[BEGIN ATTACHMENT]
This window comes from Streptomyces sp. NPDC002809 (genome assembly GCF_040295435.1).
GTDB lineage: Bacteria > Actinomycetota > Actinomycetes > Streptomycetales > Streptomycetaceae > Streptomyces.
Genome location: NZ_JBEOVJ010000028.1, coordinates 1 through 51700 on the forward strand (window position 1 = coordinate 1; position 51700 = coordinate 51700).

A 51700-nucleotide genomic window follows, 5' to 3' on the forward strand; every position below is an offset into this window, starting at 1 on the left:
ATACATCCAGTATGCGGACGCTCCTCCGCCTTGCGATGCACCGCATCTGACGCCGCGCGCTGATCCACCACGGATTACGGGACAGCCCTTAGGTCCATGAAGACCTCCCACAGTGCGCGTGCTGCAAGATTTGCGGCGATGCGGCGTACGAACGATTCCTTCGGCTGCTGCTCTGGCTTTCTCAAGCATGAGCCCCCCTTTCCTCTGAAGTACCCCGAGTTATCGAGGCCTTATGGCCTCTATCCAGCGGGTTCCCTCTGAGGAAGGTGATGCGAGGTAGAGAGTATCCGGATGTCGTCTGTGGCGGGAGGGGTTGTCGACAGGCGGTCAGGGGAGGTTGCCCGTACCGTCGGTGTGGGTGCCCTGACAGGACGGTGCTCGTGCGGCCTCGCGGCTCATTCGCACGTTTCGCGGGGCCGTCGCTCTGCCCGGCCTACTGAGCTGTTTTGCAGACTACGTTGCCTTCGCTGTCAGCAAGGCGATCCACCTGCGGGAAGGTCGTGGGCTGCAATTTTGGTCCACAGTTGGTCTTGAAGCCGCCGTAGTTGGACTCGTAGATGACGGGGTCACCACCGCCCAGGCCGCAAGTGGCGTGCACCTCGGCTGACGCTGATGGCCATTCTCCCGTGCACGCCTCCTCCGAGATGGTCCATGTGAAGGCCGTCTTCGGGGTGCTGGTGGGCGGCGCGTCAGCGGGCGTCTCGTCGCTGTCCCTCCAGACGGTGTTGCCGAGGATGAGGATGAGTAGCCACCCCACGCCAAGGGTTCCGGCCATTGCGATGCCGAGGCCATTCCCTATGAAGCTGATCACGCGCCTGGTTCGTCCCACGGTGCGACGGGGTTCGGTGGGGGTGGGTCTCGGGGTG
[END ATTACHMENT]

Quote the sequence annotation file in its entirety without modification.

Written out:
This window comes from Streptomyces sp. NPDC002809 (genome assembly GCF_040295435.1).
GTDB lineage: Bacteria > Actinomycetota > Actinomycetes > Streptomycetales > Streptomycetaceae > Streptomyces.
Genome location: NZ_JBEOVJ010000028.1, coordinates 1 through 51700 on the forward strand (window position 1 = coordinate 1; position 51700 = coordinate 51700).

A 51700-nucleotide genomic window follows, 5' to 3' on the forward strand; every position below is an offset into this window, starting at 1 on the left:
ATACATCCAGTATGCGGACGCTCCTCCGCCTTGCGATGCACCGCATCTGACGCCGCGCGCTGATCCACCACGGATTACGGGACAGCCCTTAGGTCCATGAAGACCTCCCACAGTGCGCGTGCTGCAAGATTTGCGGCGATGCGGCGTACGAACGATTCCTTCGGCTGCTGCTCTGGCTTTCTCAAGCATGAGCCCCCCTTTCCTCTGAAGTACCCCGAGTTATCGAGGCCTTATGGCCTCTATCCAGCGGGTTCCCTCTGAGGAAGGTGATGCGAGGTAGAGAGTATCCGGATGTCGTCTGTGGCGGGAGGGGTTGTCGACAGGCGGTCAGGGGAGGTTGCCCGTACCGTCGGTGTGGGTGCCCTGACAGGACGGTGCTCGTGCGGCCTCGCGGCTCATTCGCACGTTTCGCGGGGCCGTCGCTCTGCCCGGCCTACTGAGCTGTTTTGCAGACTACGTTGCCTTCGCTGTCAGCAAGGCGATCCACCTGCGGGAAGGTCGTGGGCTGCAATTTTGGTCCACAGTTGGTCTTGAAGCCGCCGTAGTTGGACTCGTAGATGACGGGGTCACCACCGCCCAGGCCGCAAGTGGCGTGCACCTCGGCTGACGCTGATGGCCATTCTCCCGTGCACGCCTCCTCCGAGATGGTCCATGTGAAGGCCGTCTTCGGGGTGCTGGTGGGCGGCGCGTCAGCGGGCGTCTCGTCGCTGTCCCTCCAGACGGTGTTGCCGAGGATGAGGATGAGTAGCCACCCCACGCCAAGGGTTCCGGCCATTGCGATGCCGAGGCCATTCCCTATGAAGCTGATCACGCGCCTGGTTCGTCCCACGGTGCGACGGGGTTCGGTGGGGGTGGGTCTCGGGGTG